According to the Federal Reserve Bank of Dallas (FRBD), Texas has been home to more job growth than any other state since 2000. This is true for all pay levels said the report, which was released on March 31. One key industry bolstering growth in the state is manufacturing.
The report stated, “Texas has produced hundreds of thousands of well-paying jobs across most industries since 2000, making Texas the top destination for domestic migrants since 2006… [the state’s] job growth since 2000 has been much more proportional than in the rest of the nation, where net new jobs have been concentrated at the bottom and top of the wage distribution and the middle has shrunk further.”
Unsurprisingly, Texas Governor Rick Perry took the report as an opportunity to conservative, pro-business policies as a catalyst for the economic growth.
“Texas’ conservative fiscal principles continue to be a national example for stimulating job growth at all wage levels and creating opportunity for families,” Gov. Perry said in a statement. “Employers know Texas gives them the best chance at success because our limited government approach leaves more money in their pockets, allowing them to risk their capital, create jobs and see a return on their investment.”
Manufacturing has been critical to job creation in Texas. According to statistics released by FRBD, factory activity in the state has increased for 11 consecutive months.
“The production index, a key measure of state manufacturing conditions, rose from 10.8 to 17.1, indicating output grew at a stronger pace than in February,” the FRBD report stated.
Breitbart Texas recently reported on the recent diversification of Texas’ growing industries. In the 1970s and 1980s, the Texas economy was almost completely dependent on oil and gas which made it vulnerable to boom and bust swings.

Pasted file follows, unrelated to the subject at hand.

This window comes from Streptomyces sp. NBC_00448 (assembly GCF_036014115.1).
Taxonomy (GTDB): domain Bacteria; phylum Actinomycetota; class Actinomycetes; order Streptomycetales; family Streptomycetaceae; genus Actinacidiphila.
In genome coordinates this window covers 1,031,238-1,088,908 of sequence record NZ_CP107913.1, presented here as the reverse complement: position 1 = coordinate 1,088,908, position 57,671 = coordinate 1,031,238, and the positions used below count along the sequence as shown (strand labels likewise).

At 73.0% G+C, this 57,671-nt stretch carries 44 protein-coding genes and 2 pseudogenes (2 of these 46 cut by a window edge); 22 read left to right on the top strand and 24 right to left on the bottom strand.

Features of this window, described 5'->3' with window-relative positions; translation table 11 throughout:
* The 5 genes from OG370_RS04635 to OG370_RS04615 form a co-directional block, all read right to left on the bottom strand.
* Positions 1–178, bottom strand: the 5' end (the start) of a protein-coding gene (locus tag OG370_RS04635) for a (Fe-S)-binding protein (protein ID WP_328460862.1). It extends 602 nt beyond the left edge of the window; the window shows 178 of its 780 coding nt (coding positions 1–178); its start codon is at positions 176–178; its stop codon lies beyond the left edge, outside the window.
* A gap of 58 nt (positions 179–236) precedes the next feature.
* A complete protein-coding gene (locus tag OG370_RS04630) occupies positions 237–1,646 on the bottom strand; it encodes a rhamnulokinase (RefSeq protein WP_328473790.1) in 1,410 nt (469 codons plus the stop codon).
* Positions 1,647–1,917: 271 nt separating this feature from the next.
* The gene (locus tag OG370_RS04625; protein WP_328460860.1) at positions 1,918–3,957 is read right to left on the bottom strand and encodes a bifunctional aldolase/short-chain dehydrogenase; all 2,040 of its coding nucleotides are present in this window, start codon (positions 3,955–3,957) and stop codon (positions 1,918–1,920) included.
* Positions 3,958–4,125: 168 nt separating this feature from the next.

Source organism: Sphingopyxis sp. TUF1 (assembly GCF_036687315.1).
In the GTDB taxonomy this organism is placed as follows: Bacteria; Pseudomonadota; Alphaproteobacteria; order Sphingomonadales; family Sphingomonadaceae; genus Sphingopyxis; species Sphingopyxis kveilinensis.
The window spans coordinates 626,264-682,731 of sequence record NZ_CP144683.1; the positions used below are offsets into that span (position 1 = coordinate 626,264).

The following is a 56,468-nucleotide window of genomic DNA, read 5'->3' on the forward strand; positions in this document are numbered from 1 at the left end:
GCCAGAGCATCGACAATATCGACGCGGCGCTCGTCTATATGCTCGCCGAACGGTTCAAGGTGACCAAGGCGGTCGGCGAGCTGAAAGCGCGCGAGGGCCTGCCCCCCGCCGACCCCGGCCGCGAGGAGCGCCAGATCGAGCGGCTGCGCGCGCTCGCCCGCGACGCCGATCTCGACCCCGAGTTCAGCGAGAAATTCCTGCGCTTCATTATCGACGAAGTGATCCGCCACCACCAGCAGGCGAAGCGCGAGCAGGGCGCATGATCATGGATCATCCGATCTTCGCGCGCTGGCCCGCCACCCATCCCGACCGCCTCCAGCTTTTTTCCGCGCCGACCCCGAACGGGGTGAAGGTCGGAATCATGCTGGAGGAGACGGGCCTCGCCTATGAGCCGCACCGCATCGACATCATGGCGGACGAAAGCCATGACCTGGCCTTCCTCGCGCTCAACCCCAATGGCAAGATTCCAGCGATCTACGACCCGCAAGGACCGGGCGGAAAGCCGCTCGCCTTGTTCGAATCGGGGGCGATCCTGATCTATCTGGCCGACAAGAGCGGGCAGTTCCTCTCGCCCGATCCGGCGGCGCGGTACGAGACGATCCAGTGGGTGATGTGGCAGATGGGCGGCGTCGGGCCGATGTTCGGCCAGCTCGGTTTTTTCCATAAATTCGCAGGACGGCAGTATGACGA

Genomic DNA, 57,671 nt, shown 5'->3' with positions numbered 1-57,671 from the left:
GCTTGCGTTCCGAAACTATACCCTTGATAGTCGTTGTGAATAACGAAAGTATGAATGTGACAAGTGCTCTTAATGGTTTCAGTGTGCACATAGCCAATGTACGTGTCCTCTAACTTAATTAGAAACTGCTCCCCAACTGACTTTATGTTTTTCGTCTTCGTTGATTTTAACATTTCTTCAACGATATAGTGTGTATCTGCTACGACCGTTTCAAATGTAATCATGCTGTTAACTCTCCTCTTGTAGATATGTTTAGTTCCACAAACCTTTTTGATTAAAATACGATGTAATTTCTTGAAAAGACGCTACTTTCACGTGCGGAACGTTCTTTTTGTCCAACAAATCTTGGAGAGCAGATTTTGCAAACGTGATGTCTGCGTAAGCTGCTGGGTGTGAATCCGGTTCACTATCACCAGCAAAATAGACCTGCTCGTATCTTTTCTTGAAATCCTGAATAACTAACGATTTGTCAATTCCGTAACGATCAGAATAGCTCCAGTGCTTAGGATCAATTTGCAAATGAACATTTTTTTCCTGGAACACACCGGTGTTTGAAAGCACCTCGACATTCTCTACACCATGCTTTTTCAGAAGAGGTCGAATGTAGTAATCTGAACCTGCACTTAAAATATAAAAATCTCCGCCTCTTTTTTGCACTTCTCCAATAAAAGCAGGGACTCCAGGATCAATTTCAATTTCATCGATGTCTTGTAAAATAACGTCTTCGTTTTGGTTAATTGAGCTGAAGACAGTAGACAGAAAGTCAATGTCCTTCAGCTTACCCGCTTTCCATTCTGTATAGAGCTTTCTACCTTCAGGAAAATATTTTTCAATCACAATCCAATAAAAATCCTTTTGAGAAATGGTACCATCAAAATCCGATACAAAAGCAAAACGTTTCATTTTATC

Karr Ingham, a Texas-based gas and oil economist said in an interview with Breitbart Texas, “Even though the oil industry and gas has been thriving in recent years, the Texas economy is no longer dependent on it for ups and downs… The state economy is now a powerhouse. It is more than just an oil and gas economy; it is an industrial economy, a tech economy, a business economy, a manufacturing economy.”
The expansion of industries across the board has allowed Texas to outshine the nation when it comes to job growth. Texas unemployment rate is currently about 5.7 percent. It has been consistently below the national average, which currently stands at 6.7 percent, for 85 months in a row.
Breitbart Texas recently reported that Lone Star cities dominated Wallet Hub’s new ranking of America’s best cities for job seekers. Fort Worth was named the nation’s number one city for jobs. Arlington, Dallas, Austin, and Houston also made the top ten. Wallet Hub compiled the list “using 13 unique metrics, ranging from job openings per capita and industry variety to cost of living and the prevalence of employer-provided health benefits.”
Experts claim that as long as Texas continues to grow in a variety of industry categories, the economic climate and job growth will likely remain strong.
“Is it possible that the Texas economy will experience cyclical movement in one direction or the other? Absolutely,” Ingham said. “But with diversification, we are in a much better positioned in terms of experiencing a long period of economic difficulty like we did in the 1980’s… Texas has a lot going for it.”
Follow Kristin Tate on Twitter @KristinBTate